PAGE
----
A man votes during municipal elections in Caracas . The elections on Sunday were seen as the biggest political test yet for President Nicolás Maduro as he tries to halt an economic slide and preserve the socialist legacy of his mentor Hugo Chávez. (Carlos Garcia Rawlins/Reuters)

Pro-government candidates and opponents of President Nicolás Maduro split Venezuela’s disputed mayoral elections Sunday, prolonging a political stalemate in the face of mounting economic problems.

Members of Maduro’s socialist party were declared victors by the National Electoral Council in 196 of 335 municipalities up for grabs, while the opposition took 53 and independent candidates won eight races. The remaining 78 contests were too close to call.

The opposition, which won 46 municipalities in the 2008 elections, held control of the country’s two biggest cities and won at least four state capitals currently in the hands of government supporters, including Barinas, the home town of President Hugo Chávez, who died in March.

But opposition forces were unable to capitalize on discontent with galloping inflation and worsening shortages to win the much-watched national total vote and achieve its goal of punishing Maduro in his first electoral test since he defeated opposition leader Henrique Capriles for the presidency by a razor-thin margin in April.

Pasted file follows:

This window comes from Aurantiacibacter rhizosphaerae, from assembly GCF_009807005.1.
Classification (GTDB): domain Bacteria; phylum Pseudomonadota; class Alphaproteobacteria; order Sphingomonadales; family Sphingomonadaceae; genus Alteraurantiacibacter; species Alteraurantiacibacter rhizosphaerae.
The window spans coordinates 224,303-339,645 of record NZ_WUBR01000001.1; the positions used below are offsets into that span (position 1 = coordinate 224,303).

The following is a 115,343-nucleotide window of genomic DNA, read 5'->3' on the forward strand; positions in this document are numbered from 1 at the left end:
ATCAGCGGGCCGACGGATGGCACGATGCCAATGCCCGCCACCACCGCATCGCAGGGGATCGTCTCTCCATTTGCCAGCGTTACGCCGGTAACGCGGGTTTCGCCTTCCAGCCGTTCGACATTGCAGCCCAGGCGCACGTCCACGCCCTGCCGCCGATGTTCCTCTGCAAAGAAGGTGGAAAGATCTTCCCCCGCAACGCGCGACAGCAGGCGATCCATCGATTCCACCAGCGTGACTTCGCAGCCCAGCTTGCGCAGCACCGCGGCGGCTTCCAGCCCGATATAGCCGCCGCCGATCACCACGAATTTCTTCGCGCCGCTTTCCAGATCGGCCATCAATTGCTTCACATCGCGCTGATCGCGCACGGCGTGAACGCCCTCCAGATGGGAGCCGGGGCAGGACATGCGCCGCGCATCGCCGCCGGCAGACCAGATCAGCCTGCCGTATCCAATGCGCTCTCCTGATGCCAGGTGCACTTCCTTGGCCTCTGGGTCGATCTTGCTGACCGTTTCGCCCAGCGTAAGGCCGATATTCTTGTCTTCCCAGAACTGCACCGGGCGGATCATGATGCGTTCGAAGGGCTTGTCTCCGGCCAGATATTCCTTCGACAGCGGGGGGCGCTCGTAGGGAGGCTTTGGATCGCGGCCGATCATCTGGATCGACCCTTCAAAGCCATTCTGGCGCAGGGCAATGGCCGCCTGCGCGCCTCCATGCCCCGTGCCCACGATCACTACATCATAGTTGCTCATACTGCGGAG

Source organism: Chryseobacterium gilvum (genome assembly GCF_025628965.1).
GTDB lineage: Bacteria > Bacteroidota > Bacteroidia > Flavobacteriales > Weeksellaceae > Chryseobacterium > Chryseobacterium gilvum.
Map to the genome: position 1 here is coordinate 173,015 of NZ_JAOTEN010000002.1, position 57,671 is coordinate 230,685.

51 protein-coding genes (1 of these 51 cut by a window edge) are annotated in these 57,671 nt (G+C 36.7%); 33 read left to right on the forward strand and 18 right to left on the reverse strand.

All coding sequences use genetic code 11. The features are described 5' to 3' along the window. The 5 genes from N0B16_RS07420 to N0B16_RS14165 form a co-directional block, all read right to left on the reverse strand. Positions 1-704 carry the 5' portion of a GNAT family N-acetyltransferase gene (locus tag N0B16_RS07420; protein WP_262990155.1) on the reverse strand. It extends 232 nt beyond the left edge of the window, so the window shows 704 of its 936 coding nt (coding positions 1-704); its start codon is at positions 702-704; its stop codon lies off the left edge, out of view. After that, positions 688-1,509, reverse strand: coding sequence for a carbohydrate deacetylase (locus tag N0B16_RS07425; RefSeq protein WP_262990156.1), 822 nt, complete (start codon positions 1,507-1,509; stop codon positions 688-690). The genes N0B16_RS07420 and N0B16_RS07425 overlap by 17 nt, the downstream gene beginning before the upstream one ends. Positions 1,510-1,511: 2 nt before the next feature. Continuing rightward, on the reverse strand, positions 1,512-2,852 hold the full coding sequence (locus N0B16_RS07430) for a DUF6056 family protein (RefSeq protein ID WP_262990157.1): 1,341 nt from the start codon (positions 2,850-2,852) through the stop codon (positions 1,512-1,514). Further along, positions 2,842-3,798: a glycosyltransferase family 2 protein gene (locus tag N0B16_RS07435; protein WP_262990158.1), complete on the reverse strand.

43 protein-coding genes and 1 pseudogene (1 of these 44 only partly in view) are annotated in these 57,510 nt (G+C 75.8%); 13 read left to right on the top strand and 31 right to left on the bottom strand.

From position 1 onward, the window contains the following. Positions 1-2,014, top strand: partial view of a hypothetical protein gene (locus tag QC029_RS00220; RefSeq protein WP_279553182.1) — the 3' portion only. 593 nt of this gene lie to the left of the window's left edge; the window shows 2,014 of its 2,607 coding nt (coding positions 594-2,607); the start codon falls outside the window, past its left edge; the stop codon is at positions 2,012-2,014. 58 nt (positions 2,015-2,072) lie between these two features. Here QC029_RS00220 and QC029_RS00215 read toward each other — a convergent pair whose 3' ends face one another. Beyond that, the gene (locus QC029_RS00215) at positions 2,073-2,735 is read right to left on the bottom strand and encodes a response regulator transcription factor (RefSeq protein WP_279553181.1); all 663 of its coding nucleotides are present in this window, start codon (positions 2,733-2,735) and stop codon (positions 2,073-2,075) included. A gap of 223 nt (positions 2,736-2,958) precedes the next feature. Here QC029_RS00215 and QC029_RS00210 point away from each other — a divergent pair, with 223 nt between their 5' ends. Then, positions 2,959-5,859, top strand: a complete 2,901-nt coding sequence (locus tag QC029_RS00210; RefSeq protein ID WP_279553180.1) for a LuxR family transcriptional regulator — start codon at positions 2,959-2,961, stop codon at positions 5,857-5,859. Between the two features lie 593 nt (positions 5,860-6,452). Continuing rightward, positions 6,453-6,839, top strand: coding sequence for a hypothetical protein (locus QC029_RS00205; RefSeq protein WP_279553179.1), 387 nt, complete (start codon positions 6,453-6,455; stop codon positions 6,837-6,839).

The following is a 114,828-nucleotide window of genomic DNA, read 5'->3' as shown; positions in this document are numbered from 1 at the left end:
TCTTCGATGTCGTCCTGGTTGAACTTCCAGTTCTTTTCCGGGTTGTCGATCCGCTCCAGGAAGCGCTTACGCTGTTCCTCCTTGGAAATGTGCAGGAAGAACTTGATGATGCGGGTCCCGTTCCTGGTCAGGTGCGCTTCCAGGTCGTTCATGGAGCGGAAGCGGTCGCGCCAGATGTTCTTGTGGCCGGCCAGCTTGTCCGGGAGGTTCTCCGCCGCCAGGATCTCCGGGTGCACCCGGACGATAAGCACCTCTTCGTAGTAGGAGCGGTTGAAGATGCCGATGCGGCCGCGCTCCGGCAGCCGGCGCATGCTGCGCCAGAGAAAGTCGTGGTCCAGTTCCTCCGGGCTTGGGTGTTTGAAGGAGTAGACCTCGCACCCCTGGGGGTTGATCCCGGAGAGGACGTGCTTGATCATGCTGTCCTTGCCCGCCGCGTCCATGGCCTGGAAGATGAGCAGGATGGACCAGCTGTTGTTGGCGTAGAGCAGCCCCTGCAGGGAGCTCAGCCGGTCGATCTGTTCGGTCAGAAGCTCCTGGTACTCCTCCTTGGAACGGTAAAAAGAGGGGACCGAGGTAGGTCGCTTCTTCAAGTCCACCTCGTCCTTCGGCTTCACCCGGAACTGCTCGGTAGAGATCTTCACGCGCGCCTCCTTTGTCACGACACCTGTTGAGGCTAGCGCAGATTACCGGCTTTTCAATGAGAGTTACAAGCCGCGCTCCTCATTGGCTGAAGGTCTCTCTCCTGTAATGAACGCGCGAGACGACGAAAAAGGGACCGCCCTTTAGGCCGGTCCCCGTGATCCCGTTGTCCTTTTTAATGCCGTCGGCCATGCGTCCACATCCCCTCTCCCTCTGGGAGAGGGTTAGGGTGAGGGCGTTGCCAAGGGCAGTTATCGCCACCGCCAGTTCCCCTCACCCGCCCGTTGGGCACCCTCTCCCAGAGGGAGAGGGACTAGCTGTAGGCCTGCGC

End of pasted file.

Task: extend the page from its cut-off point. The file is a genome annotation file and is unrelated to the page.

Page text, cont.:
“The Bolivarian Revolution continues now with more strength,” Maduro told supporters at a rally in downtown Caracas to celebrate what he called a “grand victory.”

Voting took place in relative calm, with only minor disruptions and isolated acts of violence. At 58 percent, turnout was heavy for local elections, though it trailed the 80 percent that cast ballots in April’s presidential election, a reflection of fatigue that has set in across Venezuela’s political spectrum over the past few months.

It is unclear whether the results will reinforce or slow Maduro’s recent tilt to the left.

As Venezuela’s economic troubles have deepened, with inflation touching a two-decade high of 54 percent and shortages of staples such as toilet paper and milk spreading, disapproval of Maduro’s rule has been rising, especially within the coalition of ideological leftists and members of the military that he inherited from Chávez.

But the 51-year-old former bus driver managed to regain momentum by going after groups and businesses he accuses of waging economic war against his socialist government.

— Associated Press